07.08.2020 0

COVID-19 deaths continue to fall even as confirmed cases temporarily increase

By Robert Romano

The number of daily deaths from the China-originated COVID-19 pandemic continues to drop from its peak in May, when deaths topped 2,700 on certain days, to 671 on July 2, even as the number of confirmed cases sees a temporary increase as several states proceed with reopening from their shutdowns.

This has led to many alarmist headlines like this one from the Washington Post, “Coronavirus updates: Seven-day average case total in the U.S. sets record for 27th straight day.”  But they aren’t worth the paper they’re printed on.

The true number of cases has steadily fallen from its peak at the end of March with a slight uptick in June that’s already abating, according to the Institute for Health Metrics and Evaluation (IHME) model. Estimated COVID-19 cases reached almost 250,000 a day on March 29 and have fallen all the way to an estimated 68,000 today.


 

So it’s more fake news, with outlets leaving out the most important part, which is that even with the current slight uptick in confirmed cases, the pandemic of actual cases peaked more than three months ago.

Deaths are down.

Similarly, hospital usage is slightly elevated in the past month but is nowhere near the peak that was seen in April.

Objectively speaking, the worst is past us.

President Donald Trump blasted the news coverage of the virus in a tweet on July 6, saying, “New China Virus Cases up (because of massive testing), deaths are down, ‘low and steady’. The Fake News Media should report this and also, that new job numbers are setting records!”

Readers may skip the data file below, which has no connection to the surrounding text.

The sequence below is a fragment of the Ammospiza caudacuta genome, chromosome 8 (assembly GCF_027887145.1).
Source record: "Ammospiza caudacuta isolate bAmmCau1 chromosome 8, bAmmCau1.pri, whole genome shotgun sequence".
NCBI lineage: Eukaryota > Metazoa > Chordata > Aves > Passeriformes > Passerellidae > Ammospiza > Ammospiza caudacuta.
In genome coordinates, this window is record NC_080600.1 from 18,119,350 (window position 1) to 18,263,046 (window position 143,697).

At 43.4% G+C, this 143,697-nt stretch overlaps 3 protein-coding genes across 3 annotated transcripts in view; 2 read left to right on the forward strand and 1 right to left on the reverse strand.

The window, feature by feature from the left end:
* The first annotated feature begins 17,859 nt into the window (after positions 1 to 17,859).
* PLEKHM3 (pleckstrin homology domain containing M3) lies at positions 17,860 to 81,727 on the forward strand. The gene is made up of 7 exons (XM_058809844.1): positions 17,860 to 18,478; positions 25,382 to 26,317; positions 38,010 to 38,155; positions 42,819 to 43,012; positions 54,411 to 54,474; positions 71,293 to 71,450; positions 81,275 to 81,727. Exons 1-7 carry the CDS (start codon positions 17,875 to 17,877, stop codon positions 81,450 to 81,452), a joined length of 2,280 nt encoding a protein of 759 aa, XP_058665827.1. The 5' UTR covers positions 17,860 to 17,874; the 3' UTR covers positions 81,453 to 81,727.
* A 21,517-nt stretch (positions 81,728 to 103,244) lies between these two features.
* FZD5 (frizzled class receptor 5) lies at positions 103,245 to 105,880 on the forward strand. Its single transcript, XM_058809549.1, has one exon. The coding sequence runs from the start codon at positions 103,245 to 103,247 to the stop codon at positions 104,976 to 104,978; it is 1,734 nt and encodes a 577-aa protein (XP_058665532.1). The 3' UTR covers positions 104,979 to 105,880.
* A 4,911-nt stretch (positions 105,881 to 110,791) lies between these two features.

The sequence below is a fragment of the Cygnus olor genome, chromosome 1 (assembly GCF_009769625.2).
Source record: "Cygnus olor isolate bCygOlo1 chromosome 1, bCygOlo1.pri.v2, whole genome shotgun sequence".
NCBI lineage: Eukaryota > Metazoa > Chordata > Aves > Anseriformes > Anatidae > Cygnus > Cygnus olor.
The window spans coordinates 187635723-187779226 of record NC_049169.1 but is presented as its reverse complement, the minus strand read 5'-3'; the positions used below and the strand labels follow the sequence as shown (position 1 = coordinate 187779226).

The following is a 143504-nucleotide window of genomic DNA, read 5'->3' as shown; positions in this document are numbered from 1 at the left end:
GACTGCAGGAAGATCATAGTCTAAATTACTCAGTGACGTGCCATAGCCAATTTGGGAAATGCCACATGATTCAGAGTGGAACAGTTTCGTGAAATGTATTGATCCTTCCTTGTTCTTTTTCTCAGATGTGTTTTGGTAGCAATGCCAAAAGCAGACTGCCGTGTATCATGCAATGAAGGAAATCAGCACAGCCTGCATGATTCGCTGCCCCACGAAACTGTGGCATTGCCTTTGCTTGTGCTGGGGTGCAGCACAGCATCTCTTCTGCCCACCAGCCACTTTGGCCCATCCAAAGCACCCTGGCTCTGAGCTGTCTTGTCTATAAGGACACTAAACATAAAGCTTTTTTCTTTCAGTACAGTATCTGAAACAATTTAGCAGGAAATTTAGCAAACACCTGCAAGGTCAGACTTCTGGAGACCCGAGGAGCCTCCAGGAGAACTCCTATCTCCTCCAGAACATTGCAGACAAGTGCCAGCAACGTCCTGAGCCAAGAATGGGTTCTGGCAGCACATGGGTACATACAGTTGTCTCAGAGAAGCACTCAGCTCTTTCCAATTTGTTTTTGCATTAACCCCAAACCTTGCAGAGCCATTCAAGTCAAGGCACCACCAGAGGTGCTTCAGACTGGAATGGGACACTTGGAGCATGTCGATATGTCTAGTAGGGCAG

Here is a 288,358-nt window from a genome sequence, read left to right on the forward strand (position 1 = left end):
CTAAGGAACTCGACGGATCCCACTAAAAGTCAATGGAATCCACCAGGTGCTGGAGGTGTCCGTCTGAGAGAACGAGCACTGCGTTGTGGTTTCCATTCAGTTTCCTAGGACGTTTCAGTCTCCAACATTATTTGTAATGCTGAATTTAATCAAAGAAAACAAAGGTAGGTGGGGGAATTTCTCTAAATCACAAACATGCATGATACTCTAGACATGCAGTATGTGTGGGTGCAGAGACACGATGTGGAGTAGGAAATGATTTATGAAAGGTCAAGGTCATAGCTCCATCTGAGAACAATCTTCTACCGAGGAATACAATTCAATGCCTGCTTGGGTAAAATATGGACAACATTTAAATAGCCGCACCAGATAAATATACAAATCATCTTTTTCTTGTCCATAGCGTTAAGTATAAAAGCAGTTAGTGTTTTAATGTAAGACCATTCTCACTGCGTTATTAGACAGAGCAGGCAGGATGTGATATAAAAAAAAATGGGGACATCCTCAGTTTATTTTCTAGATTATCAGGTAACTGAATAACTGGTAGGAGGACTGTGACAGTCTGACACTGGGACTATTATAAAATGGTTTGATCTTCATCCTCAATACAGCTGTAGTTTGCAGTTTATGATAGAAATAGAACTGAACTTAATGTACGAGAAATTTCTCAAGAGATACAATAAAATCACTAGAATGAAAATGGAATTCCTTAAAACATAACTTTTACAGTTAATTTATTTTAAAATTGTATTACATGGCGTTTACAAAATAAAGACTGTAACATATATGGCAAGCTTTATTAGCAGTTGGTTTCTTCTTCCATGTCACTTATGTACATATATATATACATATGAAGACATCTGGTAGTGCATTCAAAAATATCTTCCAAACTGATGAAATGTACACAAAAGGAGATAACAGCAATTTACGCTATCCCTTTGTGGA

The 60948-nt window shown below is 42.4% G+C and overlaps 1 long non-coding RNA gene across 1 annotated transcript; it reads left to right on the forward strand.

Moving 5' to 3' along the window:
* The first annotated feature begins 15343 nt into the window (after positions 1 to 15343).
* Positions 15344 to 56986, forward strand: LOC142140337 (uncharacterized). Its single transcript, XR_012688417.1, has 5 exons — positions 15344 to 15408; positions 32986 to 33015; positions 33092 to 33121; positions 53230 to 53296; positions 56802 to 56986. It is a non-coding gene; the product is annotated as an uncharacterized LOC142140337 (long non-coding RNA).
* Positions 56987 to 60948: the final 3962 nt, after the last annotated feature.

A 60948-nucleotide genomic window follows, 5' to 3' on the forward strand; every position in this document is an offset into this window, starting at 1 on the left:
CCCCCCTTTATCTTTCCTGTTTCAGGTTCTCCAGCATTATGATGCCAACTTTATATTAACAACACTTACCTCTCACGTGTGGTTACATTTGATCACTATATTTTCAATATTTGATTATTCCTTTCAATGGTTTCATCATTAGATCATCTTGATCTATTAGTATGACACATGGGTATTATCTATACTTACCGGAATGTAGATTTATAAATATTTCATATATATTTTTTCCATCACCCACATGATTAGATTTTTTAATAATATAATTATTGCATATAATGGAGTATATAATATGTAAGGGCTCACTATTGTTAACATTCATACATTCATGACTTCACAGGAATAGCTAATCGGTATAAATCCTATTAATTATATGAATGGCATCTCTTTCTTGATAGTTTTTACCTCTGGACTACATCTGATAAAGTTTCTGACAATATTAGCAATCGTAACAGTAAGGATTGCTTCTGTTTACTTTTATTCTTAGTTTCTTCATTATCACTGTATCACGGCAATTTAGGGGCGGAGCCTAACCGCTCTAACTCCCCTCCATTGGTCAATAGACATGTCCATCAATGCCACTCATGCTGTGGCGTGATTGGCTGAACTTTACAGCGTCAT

President Trump is right. Anyone saying there’s a “record” number of daily new cases right now is lying. The peak was at the end of March. We know that.

The trends are still relatively on their way down, and IHME does not project they will rise again until September and October when the cold and flu season begins anew as should be expected.

One caveat on those projections has to do with whether masks are worn universally or not. IHME says that if masks are worn universally, by November, right before the election, there would be 32,000 new cases a day. If there are no masks, new cases would approach 240,000 a day.

The truth will be somewhere in between, and so the current project says 167,000 new cases a day by November.

But even in the baseline scenario, IHME only projects about 800 new deaths a day by November, undoubtedly owing to innovative treatments and cures that are significantly lowering the mortality rate for the virus across the board. In the UK, the mortality rate for those hospitalized has dropped from 6 percent to 1.5 percent, according to the University of Oxford.

In the meantime, hospitals are fully stocked and are prepared for the next cold and flu season like they were not last time.

Obviously, any vaccine would be a game changer between now and then in terms of the outlook.

So, where we stand right now might be about as well as can be expected. After months of lockdown, states and peoples are gradually reducing restrictions. Where there have been upticks in the number of cases, like in California, Texas, Florida and Arizona in the south, states have reinstated some restrictions.

To that end, the White house convened a summit on safely reopening schools yesterday and is more than welcome. The lessons being learned now will undoubtedly advise how states proceed with their plans in schools and other facilities this fall while we wait for the vaccine.

When they do reopen, states will monitor the number of cases very closely, and make course corrections along the way in the event of major outbreaks. We’re not out of the woods yet but the good news is that the mortality rate for the virus is steadily dropping.

Robert Romano is the Vice President of Public Policy at Americans for Limited Government.

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